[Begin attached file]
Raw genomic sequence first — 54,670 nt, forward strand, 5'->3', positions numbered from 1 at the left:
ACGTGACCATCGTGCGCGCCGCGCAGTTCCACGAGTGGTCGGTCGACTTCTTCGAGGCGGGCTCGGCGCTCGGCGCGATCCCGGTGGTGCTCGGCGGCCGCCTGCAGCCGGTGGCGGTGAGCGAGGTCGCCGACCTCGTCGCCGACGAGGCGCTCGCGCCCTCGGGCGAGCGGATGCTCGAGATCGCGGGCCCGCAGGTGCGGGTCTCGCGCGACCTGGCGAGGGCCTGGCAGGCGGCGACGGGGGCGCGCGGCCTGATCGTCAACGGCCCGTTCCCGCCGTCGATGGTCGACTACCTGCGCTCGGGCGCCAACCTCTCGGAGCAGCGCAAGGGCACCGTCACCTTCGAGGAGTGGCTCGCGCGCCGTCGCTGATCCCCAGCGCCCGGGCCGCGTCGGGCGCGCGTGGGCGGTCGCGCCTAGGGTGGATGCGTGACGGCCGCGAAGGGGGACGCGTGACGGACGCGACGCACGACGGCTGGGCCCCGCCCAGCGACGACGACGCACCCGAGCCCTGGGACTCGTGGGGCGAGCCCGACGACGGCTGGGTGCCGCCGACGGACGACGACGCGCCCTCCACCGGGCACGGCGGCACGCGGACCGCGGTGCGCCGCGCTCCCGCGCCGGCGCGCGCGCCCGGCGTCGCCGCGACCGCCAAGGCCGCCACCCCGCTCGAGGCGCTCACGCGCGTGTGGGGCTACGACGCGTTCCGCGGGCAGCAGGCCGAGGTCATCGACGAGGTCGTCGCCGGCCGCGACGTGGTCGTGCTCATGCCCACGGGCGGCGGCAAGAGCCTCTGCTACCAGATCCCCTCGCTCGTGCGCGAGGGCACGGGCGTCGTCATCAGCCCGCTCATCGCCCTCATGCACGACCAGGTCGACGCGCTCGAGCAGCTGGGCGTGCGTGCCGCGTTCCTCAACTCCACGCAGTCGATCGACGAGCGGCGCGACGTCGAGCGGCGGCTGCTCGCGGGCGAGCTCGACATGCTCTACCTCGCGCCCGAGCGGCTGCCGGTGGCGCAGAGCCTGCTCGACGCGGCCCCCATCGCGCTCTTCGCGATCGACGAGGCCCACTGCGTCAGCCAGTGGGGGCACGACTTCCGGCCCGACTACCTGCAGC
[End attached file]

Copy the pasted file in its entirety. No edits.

Raw genomic sequence first — 54,670 nt, forward strand, 5'->3', positions numbered from 1 at the left:
ACGTGACCATCGTGCGCGCCGCGCAGTTCCACGAGTGGTCGGTCGACTTCTTCGAGGCGGGCTCGGCGCTCGGCGCGATCCCGGTGGTGCTCGGCGGCCGCCTGCAGCCGGTGGCGGTGAGCGAGGTCGCCGACCTCGTCGCCGACGAGGCGCTCGCGCCCTCGGGCGAGCGGATGCTCGAGATCGCGGGCCCGCAGGTGCGGGTCTCGCGCGACCTGGCGAGGGCCTGGCAGGCGGCGACGGGGGCGCGCGGCCTGATCGTCAACGGCCCGTTCCCGCCGTCGATGGTCGACTACCTGCGCTCGGGCGCCAACCTCTCGGAGCAGCGCAAGGGCACCGTCACCTTCGAGGAGTGGCTCGCGCGCCGTCGCTGATCCCCAGCGCCCGGGCCGCGTCGGGCGCGCGTGGGCGGTCGCGCCTAGGGTGGATGCGTGACGGCCGCGAAGGGGGACGCGTGACGGACGCGACGCACGACGGCTGGGCCCCGCCCAGCGACGACGACGCACCCGAGCCCTGGGACTCGTGGGGCGAGCCCGACGACGGCTGGGTGCCGCCGACGGACGACGACGCGCCCTCCACCGGGCACGGCGGCACGCGGACCGCGGTGCGCCGCGCTCCCGCGCCGGCGCGCGCGCCCGGCGTCGCCGCGACCGCCAAGGCCGCCACCCCGCTCGAGGCGCTCACGCGCGTGTGGGGCTACGACGCGTTCCGCGGGCAGCAGGCCGAGGTCATCGACGAGGTCGTCGCCGGCCGCGACGTGGTCGTGCTCATGCCCACGGGCGGCGGCAAGAGCCTCTGCTACCAGATCCCCTCGCTCGTGCGCGAGGGCACGGGCGTCGTCATCAGCCCGCTCATCGCCCTCATGCACGACCAGGTCGACGCGCTCGAGCAGCTGGGCGTGCGTGCCGCGTTCCTCAACTCCACGCAGTCGATCGACGAGCGGCGCGACGTCGAGCGGCGGCTGCTCGCGGGCGAGCTCGACATGCTCTACCTCGCGCCCGAGCGGCTGCCGGTGGCGCAGAGCCTGCTCGACGCGGCCCCCATCGCGCTCTTCGCGATCGACGAGGCCCACTGCGTCAGCCAGTGGGGGCACGACTTCCGGCCCGACTACCTGCAGC